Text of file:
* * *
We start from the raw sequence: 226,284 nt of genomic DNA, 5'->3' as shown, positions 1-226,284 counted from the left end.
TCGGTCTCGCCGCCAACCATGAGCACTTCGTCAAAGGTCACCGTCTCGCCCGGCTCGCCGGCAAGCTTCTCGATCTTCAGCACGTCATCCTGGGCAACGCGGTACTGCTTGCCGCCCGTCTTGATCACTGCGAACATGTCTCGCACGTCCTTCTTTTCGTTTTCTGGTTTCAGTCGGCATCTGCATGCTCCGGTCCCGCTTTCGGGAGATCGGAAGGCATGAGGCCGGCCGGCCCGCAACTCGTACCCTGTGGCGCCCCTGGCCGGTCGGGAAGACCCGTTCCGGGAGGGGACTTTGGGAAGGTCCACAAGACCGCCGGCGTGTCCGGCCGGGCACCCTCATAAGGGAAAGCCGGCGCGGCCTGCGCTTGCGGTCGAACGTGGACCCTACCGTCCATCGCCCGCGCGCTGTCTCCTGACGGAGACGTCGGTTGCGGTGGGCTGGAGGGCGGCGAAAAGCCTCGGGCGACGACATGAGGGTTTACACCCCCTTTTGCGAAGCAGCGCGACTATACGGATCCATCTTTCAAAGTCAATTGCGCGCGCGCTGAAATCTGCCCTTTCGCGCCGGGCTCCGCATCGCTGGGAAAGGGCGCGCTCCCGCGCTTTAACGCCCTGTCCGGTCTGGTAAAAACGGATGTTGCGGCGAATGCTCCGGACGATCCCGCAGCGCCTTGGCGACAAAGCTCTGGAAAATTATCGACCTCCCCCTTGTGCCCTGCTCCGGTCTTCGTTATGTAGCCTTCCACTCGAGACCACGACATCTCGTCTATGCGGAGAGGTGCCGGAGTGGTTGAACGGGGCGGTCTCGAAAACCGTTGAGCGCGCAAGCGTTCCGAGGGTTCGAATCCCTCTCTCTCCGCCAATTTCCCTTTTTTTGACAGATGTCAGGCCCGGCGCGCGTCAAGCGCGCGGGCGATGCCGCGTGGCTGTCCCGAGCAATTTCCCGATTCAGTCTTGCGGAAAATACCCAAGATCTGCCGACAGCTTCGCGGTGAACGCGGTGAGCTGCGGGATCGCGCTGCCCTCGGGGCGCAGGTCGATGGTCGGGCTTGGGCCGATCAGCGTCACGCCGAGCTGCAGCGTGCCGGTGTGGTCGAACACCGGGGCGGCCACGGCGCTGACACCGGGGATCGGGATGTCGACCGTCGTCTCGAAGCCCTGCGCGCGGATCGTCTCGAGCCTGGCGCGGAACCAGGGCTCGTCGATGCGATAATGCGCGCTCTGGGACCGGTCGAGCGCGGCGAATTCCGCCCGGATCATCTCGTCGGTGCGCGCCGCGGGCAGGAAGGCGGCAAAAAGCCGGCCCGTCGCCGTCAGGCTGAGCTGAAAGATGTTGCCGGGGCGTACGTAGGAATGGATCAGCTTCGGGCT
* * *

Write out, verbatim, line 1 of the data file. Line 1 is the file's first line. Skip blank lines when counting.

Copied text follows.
We start from the raw sequence: 226,284 nt of genomic DNA, 5'->3' as shown, positions 1-226,284 counted from the left end.